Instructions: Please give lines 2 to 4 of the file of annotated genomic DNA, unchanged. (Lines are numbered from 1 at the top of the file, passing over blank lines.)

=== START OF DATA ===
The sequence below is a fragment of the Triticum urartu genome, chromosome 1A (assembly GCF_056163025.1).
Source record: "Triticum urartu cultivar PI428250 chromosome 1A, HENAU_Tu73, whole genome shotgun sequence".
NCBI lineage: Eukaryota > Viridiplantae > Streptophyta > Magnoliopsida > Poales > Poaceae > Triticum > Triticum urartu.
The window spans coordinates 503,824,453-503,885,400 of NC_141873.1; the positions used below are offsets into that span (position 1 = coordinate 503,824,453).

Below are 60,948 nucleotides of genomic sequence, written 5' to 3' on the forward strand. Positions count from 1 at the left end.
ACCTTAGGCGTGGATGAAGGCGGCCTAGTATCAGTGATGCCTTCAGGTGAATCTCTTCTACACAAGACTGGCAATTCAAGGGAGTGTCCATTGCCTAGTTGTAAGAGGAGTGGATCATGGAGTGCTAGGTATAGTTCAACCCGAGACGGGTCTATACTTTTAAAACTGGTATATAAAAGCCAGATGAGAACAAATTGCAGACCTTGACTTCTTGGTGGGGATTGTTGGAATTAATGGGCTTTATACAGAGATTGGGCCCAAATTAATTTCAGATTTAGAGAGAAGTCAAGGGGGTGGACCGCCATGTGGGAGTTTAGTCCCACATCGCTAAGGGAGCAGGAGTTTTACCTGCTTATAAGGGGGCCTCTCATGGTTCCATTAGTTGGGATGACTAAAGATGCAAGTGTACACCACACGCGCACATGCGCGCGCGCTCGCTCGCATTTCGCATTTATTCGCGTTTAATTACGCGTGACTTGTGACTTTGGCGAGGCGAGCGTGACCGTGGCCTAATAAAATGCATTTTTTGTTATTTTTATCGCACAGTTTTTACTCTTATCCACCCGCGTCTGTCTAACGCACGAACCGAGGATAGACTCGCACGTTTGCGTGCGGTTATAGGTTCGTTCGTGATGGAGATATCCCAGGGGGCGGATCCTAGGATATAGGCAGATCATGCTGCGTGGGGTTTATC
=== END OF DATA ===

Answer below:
Source record: "Triticum urartu cultivar PI428250 chromosome 1A, HENAU_Tu73, whole genome shotgun sequence".
NCBI lineage: Eukaryota > Viridiplantae > Streptophyta > Magnoliopsida > Poales > Poaceae > Triticum > Triticum urartu.
The window spans coordinates 503,824,453-503,885,400 of NC_141873.1; the positions used below are offsets into that span (position 1 = coordinate 503,824,453).